6 White Police Officers Sue Scotland Yard For Racial Discrimination
Six members of the British Metropolitan Police Force are saying assault charges were brought against them because they are white. They have decided to sue Scotland Yard for racial discrimination. Their lawsuit follows another in which they were exonerated on assault charges.
The pair of lawsuits stem from an incident that took place in 2007. The six Scotland Yard officers accosted a group of Arab-looking teenagers in central London, who the police said were swearing at them. From there, three of the teens were allegedly taken into a police van where, the teens say, they were then beaten and sworn at.
The members of the Metropolitan Police were cleared of all charges in 2009 but, according to a report in the Daily Mail, they say that they have since been sidelined at work. And they say that they've decided to file suit because they think the workplace mistreatment has roots in the skin color of the one who pointed his finger at them.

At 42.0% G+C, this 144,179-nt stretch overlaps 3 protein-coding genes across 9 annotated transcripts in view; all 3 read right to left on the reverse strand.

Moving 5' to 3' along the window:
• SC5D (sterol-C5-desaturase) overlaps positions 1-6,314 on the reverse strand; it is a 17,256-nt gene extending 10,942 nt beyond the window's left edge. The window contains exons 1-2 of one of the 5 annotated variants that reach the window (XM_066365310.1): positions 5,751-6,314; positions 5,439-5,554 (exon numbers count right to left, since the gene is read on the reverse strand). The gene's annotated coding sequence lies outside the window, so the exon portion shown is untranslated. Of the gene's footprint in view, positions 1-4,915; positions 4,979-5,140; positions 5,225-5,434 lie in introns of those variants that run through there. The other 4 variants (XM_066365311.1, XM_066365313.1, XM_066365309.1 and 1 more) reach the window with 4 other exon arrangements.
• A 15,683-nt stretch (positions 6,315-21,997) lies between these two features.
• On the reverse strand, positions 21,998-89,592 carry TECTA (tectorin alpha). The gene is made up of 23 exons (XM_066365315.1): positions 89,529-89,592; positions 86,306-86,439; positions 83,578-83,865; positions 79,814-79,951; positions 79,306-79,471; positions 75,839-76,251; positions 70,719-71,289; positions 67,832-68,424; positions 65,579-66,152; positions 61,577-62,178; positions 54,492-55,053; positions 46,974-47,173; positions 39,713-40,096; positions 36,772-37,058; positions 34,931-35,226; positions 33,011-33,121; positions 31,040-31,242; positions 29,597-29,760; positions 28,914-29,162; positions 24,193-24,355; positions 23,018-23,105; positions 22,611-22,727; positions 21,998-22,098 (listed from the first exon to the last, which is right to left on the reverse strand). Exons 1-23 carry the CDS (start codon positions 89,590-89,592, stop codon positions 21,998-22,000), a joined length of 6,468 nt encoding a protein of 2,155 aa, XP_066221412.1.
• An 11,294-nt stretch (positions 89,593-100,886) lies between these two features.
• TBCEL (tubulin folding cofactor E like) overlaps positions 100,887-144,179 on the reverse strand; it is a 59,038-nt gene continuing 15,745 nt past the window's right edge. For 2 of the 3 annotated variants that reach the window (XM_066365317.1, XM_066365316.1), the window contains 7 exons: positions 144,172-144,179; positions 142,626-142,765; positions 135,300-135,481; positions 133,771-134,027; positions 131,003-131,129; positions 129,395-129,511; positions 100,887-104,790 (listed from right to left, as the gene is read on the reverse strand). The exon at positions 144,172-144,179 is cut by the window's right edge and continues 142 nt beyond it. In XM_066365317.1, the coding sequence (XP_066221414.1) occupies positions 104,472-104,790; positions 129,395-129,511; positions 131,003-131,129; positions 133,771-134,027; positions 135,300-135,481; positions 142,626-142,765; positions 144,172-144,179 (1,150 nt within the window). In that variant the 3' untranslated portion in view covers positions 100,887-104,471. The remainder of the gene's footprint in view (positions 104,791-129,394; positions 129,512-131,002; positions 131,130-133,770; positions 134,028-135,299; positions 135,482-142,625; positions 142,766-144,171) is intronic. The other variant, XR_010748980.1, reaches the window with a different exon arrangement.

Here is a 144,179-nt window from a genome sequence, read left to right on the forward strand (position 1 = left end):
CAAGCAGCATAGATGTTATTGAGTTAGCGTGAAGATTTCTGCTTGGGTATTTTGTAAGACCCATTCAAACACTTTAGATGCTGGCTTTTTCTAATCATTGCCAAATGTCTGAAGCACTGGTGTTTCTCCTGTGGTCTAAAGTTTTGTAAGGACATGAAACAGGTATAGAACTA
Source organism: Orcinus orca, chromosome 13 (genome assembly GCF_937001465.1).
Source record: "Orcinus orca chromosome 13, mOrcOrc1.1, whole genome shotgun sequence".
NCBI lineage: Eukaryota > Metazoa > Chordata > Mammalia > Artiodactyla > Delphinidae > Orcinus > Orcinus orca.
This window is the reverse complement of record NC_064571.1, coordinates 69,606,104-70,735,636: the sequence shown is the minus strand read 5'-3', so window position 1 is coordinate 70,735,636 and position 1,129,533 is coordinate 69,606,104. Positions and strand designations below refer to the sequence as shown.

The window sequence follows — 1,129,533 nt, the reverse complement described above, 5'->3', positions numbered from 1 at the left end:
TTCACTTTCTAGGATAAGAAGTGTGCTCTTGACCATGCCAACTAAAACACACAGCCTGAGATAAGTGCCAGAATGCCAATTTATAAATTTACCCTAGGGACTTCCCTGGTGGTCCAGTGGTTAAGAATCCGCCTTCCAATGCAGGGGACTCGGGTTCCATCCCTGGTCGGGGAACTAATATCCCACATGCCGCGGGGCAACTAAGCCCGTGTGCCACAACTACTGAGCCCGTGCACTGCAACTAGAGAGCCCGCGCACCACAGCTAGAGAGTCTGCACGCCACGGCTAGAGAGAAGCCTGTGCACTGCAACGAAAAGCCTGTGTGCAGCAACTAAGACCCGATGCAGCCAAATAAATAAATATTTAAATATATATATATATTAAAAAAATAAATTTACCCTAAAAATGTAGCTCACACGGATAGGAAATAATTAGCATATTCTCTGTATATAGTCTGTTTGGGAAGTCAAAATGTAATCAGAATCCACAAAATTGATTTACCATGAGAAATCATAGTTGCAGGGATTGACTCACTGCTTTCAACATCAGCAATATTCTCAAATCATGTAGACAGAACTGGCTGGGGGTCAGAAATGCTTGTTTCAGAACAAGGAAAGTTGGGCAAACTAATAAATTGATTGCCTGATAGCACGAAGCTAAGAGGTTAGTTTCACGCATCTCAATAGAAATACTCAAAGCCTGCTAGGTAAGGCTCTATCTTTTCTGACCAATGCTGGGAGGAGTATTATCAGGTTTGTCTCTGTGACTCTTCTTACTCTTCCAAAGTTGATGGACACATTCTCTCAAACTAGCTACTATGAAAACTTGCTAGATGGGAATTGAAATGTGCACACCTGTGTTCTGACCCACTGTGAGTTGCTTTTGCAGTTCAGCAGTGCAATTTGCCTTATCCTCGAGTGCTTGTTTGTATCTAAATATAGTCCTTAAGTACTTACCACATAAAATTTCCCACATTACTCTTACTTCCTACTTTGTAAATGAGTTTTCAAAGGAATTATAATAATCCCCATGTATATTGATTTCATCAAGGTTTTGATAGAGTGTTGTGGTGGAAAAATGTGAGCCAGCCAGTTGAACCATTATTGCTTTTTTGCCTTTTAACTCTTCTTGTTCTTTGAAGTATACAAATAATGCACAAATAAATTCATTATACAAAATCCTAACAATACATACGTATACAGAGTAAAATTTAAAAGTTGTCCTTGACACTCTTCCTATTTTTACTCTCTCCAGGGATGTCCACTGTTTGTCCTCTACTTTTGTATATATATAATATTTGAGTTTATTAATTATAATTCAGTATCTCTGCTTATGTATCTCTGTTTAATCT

"If it had been a white officer making that allegation, then the matter would have been dealt with in-house there and then. That would have been the end of it," Sgt. Bill Wilson, who led the team, told the BBC. Wilson was referring to team member Amechi Onwugbonu, who is black, and gave evidence against his colleagues.
A police department lifer, Wilson has found himself embittered by the experience.
"I don't know why I did the 30 years. I could not recommend it as a career to anybody," he told the Daily Mail.
But in speaking to the press, he was quick to offer theories to explain why minorities might be given a special hearing within Scotland Yard. He says that the force was particularly bruised by a famous incident from the 1990s. In 1993, a 19-year-old black, Stephen Lawrence, died after being stabbed while waiting for a city bus in London. No one has yet been convicted of the crime, and a government inquiry revealed that the lead investigators didn't follow obvious leads. Police even failed to offer first aid to Lawrence upon arriving at the scene of the crime. Famously, the 1999 Macpherson Inquiry deemed the Metropolitan Police "institutionally racist," and established frameworks and performance indicators for auditing internal conduct for racism, according to a report by The Guardian.
'If there is any allegation by any black or ethnic minority person against white police officers, they have gone in completely the opposite direction to the point where it is actually the white officers getting discriminated against," Wilson added.
In addition to the action brought by the Met, the police officers also still stand accused of assault charges brought by the youths themselves.
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